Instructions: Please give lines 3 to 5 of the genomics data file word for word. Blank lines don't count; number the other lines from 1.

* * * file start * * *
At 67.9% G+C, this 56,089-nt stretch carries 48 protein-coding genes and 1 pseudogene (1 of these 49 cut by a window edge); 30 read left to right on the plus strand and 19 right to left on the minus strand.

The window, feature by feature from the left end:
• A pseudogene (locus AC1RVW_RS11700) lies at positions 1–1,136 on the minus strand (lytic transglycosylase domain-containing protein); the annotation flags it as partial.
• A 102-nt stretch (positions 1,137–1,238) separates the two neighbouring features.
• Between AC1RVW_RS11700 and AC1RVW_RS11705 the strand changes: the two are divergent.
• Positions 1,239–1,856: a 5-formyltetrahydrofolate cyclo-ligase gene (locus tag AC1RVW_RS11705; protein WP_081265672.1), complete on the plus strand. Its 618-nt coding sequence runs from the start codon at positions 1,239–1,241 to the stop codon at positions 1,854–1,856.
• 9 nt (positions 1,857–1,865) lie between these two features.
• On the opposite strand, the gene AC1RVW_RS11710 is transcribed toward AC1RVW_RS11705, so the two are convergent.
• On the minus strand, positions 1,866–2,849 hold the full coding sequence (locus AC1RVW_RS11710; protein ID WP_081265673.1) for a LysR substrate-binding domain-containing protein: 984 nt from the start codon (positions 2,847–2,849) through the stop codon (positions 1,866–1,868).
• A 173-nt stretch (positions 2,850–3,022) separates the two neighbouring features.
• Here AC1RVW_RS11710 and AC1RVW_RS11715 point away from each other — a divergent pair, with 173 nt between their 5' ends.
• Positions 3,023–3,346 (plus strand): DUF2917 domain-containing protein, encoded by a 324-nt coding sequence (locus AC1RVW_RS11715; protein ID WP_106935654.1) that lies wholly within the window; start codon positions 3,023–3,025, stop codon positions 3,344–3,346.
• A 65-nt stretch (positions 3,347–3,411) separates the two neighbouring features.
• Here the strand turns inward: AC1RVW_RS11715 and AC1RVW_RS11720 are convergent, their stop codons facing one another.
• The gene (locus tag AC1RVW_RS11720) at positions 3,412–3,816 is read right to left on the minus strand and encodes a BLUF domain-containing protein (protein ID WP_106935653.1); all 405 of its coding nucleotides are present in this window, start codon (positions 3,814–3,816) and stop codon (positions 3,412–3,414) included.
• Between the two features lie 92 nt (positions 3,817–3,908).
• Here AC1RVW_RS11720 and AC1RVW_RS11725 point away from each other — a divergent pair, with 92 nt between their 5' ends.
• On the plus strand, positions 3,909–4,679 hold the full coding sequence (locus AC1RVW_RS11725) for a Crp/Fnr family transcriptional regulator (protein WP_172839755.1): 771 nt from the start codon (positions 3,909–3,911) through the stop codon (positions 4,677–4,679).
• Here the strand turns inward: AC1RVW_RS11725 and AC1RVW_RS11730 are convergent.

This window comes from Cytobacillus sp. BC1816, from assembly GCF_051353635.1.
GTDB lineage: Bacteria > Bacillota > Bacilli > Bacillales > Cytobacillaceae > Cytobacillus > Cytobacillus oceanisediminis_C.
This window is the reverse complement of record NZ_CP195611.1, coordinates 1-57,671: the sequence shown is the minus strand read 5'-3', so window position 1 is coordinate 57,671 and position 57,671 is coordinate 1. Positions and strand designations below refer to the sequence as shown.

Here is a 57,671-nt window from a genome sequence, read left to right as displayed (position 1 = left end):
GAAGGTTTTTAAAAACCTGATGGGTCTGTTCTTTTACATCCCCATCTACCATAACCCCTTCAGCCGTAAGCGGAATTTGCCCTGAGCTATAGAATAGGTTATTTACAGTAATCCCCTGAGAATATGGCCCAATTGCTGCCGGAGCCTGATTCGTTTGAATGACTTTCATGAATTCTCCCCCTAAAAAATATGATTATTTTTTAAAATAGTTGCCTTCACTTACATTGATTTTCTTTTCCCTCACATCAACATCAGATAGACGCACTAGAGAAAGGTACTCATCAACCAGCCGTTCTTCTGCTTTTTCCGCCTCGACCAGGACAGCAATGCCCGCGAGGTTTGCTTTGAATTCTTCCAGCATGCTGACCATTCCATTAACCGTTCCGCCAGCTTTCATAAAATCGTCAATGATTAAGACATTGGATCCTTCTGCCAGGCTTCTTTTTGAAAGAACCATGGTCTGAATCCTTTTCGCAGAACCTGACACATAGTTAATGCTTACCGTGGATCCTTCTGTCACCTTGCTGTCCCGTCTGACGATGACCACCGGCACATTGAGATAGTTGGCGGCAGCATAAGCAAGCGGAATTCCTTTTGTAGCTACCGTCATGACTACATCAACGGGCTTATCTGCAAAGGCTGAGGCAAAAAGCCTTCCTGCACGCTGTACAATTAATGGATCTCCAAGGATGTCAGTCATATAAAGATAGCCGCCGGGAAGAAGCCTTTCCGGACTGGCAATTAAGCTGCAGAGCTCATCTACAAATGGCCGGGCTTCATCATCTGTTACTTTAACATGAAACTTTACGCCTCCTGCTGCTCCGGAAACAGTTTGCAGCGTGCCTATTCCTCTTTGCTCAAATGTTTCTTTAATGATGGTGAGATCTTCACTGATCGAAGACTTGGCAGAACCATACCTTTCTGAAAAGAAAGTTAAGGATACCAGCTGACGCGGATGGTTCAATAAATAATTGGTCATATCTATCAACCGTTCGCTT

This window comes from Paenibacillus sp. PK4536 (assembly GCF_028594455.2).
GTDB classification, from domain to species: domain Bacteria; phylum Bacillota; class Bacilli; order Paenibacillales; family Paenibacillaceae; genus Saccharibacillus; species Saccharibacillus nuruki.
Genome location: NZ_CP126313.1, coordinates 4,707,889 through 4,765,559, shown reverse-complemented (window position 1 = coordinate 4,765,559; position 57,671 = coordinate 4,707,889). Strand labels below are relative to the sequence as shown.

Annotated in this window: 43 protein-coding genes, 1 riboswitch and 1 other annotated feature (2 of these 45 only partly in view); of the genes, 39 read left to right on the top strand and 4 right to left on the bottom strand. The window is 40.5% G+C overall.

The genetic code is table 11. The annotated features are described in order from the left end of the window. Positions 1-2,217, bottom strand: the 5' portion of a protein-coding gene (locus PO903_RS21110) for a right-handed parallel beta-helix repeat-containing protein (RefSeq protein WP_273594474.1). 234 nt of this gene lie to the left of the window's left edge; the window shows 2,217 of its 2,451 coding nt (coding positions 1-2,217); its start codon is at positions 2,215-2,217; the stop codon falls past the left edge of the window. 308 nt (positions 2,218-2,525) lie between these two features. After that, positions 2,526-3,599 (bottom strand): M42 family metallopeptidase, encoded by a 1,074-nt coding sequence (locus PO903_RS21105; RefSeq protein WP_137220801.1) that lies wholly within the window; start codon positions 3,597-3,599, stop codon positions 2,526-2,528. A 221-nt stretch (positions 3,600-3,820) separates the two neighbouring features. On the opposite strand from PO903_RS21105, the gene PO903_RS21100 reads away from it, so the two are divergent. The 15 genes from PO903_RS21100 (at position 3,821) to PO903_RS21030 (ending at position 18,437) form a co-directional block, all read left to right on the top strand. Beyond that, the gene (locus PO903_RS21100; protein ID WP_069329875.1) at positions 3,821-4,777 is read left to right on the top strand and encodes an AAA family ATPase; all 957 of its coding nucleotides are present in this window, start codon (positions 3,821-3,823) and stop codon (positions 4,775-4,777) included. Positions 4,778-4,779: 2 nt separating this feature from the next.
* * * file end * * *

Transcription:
• A pseudogene (locus AC1RVW_RS11700) lies at positions 1–1,136 on the minus strand (lytic transglycosylase domain-containing protein); the annotation flags it as partial.
• A 102-nt stretch (positions 1,137–1,238) separates the two neighbouring features.
• Between AC1RVW_RS11700 and AC1RVW_RS11705 the strand changes: the two are divergent.